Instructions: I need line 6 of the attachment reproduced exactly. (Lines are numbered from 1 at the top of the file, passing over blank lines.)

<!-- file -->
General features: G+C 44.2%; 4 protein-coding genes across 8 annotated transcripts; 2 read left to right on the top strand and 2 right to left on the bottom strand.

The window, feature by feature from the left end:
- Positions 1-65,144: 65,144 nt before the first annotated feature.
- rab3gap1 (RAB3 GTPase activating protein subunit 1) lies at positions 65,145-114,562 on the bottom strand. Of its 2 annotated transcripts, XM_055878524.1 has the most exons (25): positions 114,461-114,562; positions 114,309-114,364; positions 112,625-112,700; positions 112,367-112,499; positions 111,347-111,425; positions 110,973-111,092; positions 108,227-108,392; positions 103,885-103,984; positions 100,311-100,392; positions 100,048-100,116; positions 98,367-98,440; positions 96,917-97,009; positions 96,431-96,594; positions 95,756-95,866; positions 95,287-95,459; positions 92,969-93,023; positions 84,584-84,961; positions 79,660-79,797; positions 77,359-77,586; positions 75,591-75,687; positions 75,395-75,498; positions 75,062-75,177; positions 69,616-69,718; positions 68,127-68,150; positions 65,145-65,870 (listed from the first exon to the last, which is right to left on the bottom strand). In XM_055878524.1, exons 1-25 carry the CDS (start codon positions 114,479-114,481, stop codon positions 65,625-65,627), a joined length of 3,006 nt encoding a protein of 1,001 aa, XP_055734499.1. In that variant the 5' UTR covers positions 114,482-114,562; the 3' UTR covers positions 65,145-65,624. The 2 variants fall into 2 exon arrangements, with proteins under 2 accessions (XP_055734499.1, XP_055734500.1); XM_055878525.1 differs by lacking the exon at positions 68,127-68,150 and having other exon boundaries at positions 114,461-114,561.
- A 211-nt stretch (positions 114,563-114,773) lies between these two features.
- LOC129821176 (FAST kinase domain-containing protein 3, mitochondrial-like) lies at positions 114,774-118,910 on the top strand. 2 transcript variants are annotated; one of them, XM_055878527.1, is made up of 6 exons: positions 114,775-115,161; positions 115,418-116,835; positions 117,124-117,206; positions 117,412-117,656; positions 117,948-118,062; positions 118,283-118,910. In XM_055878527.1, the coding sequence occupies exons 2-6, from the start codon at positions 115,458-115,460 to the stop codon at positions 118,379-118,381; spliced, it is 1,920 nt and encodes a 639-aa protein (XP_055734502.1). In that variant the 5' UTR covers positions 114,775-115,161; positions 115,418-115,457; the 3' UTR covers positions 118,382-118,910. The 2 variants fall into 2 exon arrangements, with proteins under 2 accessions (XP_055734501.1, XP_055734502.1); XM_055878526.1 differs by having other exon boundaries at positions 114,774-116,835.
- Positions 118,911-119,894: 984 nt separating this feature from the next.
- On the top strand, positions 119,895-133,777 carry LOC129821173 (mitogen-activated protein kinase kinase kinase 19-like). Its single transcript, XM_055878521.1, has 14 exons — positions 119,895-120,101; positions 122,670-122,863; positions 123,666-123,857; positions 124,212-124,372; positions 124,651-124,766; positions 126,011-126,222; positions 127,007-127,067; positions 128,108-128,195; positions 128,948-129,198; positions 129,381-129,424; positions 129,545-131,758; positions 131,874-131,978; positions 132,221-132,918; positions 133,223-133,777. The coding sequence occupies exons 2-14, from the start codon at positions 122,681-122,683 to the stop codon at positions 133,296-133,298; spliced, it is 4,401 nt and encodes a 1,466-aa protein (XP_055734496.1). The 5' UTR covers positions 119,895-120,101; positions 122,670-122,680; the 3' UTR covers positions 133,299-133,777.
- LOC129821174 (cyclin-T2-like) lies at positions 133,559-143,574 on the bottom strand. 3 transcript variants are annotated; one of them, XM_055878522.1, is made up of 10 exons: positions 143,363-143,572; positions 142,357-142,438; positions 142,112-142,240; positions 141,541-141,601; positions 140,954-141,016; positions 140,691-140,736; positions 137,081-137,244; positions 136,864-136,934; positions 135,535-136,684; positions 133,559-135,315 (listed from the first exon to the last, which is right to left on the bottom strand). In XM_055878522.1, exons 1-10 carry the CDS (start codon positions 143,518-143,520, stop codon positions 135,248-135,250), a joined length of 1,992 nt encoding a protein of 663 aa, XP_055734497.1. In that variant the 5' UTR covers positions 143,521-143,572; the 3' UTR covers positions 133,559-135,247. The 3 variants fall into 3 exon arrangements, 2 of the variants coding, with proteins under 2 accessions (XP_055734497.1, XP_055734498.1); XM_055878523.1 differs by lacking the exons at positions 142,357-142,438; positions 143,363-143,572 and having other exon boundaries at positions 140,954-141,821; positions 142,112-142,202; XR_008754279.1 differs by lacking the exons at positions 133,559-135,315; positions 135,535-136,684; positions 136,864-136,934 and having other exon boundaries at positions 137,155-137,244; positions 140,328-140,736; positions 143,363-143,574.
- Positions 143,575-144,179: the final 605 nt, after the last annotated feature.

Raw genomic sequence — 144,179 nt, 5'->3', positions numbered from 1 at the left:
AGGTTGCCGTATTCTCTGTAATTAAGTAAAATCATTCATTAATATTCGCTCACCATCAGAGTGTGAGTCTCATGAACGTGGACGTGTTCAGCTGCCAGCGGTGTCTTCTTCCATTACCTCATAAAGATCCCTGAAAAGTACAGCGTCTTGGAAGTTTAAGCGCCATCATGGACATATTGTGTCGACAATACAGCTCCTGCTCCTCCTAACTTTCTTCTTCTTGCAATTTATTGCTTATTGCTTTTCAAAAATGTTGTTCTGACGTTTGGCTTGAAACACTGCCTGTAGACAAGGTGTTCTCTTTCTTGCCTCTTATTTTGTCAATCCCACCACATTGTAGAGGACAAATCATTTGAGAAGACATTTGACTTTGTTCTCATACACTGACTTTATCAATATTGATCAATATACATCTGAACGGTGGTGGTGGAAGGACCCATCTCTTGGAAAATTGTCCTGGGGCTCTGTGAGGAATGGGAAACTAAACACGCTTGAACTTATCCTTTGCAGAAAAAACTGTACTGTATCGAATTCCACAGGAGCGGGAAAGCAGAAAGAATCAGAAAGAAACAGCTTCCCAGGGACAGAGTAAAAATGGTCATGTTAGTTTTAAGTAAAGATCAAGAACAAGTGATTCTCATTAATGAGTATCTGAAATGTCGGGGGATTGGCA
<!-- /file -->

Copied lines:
- LOC129821176 (FAST kinase domain-containing protein 3, mitochondrial-like) lies at positions 114,774-118,910 on the top strand. 2 transcript variants are annotated; one of them, XM_055878527.1, is made up of 6 exons: positions 114,775-115,161; positions 115,418-116,835; positions 117,124-117,206; positions 117,412-117,656; positions 117,948-118,062; positions 118,283-118,910. In XM_055878527.1, the coding sequence occupies exons 2-6, from the start codon at positions 115,458-115,460 to the stop codon at positions 118,379-118,381; spliced, it is 1,920 nt and encodes a 639-aa protein (XP_055734502.1). In that variant the 5' UTR covers positions 114,775-115,161; positions 115,418-115,457; the 3' UTR covers positions 118,382-118,910. The 2 variants fall into 2 exon arrangements, with proteins under 2 accessions (XP_055734501.1, XP_055734502.1); XM_055878526.1 differs by having other exon boundaries at positions 114,774-116,835.